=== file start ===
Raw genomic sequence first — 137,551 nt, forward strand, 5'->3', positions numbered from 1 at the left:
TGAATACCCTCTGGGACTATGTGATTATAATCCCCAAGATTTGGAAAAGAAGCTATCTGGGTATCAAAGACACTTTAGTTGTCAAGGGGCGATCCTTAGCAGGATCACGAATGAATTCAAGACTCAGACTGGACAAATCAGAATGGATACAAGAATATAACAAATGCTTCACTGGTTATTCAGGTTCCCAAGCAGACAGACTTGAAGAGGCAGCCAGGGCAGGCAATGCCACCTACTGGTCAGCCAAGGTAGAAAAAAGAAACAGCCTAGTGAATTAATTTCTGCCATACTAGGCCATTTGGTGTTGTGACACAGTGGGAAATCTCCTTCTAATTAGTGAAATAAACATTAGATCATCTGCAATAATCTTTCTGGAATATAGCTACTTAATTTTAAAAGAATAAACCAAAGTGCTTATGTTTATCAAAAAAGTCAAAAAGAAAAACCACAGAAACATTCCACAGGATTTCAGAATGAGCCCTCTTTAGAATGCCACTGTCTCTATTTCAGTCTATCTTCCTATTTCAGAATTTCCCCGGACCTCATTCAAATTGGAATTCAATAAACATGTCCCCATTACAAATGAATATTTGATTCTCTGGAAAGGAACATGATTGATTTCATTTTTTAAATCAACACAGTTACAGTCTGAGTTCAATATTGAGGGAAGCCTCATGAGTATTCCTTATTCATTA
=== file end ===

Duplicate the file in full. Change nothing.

Raw genomic sequence first — 137,551 nt, forward strand, 5'->3', positions numbered from 1 at the left:
TGAATACCCTCTGGGACTATGTGATTATAATCCCCAAGATTTGGAAAAGAAGCTATCTGGGTATCAAAGACACTTTAGTTGTCAAGGGGCGATCCTTAGCAGGATCACGAATGAATTCAAGACTCAGACTGGACAAATCAGAATGGATACAAGAATATAACAAATGCTTCACTGGTTATTCAGGTTCCCAAGCAGACAGACTTGAAGAGGCAGCCAGGGCAGGCAATGCCACCTACTGGTCAGCCAAGGTAGAAAAAAGAAACAGCCTAGTGAATTAATTTCTGCCATACTAGGCCATTTGGTGTTGTGACACAGTGGGAAATCTCCTTCTAATTAGTGAAATAAACATTAGATCATCTGCAATAATCTTTCTGGAATATAGCTACTTAATTTTAAAAGAATAAACCAAAGTGCTTATGTTTATCAAAAAAGTCAAAAAGAAAAACCACAGAAACATTCCACAGGATTTCAGAATGAGCCCTCTTTAGAATGCCACTGTCTCTATTTCAGTCTATCTTCCTATTTCAGAATTTCCCCGGACCTCATTCAAATTGGAATTCAATAAACATGTCCCCATTACAAATGAATATTTGATTCTCTGGAAAGGAACATGATTGATTTCATTTTTTAAATCAACACAGTTACAGTCTGAGTTCAATATTGAGGGAAGCCTCATGAGTATTCCTTATTCATTA